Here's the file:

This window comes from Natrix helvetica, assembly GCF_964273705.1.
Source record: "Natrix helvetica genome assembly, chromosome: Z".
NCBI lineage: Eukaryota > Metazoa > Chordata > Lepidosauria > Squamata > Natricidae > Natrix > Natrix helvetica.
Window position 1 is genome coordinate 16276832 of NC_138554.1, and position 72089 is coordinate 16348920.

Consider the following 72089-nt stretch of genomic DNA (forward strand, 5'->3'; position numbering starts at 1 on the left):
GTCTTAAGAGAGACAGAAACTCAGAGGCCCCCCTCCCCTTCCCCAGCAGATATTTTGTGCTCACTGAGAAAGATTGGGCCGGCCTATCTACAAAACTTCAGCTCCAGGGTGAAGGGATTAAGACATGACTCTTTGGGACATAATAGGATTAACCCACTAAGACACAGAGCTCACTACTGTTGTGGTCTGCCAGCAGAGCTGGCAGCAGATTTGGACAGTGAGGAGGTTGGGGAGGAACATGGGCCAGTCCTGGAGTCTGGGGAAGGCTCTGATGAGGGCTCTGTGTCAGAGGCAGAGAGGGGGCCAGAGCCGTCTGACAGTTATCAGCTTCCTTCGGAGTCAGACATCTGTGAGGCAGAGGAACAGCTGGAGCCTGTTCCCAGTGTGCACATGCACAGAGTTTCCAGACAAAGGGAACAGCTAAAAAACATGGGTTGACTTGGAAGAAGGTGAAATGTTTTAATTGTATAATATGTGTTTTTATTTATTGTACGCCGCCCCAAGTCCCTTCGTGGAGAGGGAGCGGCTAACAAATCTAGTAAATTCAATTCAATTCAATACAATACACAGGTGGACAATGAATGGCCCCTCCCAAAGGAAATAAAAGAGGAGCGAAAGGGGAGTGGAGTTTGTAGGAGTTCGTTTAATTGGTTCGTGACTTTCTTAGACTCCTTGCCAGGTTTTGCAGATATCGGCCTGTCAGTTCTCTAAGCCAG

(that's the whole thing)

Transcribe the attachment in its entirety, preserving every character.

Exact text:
This window comes from Natrix helvetica, assembly GCF_964273705.1.
Source record: "Natrix helvetica genome assembly, chromosome: Z".
NCBI lineage: Eukaryota > Metazoa > Chordata > Lepidosauria > Squamata > Natricidae > Natrix > Natrix helvetica.
Window position 1 is genome coordinate 16276832 of NC_138554.1, and position 72089 is coordinate 16348920.

Consider the following 72089-nt stretch of genomic DNA (forward strand, 5'->3'; position numbering starts at 1 on the left):
GTCTTAAGAGAGACAGAAACTCAGAGGCCCCCCTCCCCTTCCCCAGCAGATATTTTGTGCTCACTGAGAAAGATTGGGCCGGCCTATCTACAAAACTTCAGCTCCAGGGTGAAGGGATTAAGACATGACTCTTTGGGACATAATAGGATTAACCCACTAAGACACAGAGCTCACTACTGTTGTGGTCTGCCAGCAGAGCTGGCAGCAGATTTGGACAGTGAGGAGGTTGGGGAGGAACATGGGCCAGTCCTGGAGTCTGGGGAAGGCTCTGATGAGGGCTCTGTGTCAGAGGCAGAGAGGGGGCCAGAGCCGTCTGACAGTTATCAGCTTCCTTCGGAGTCAGACATCTGTGAGGCAGAGGAACAGCTGGAGCCTGTTCCCAGTGTGCACATGCACAGAGTTTCCAGACAAAGGGAACAGCTAAAAAACATGGGTTGACTTGGAAGAAGGTGAAATGTTTTAATTGTATAATATGTGTTTTTATTTATTGTACGCCGCCCCAAGTCCCTTCGTGGAGAGGGAGCGGCTAACAAATCTAGTAAATTCAATTCAATTCAATACAATACACAGGTGGACAATGAATGGCCCCTCCCAAAGGAAATAAAAGAGGAGCGAAAGGGGAGTGGAGTTTGTAGGAGTTCGTTTAATTGGTTCGTGACTTTCTTAGACTCCTTGCCAGGTTTTGCAGATATCGGCCTGTCAGTTCTCTAAGCCAG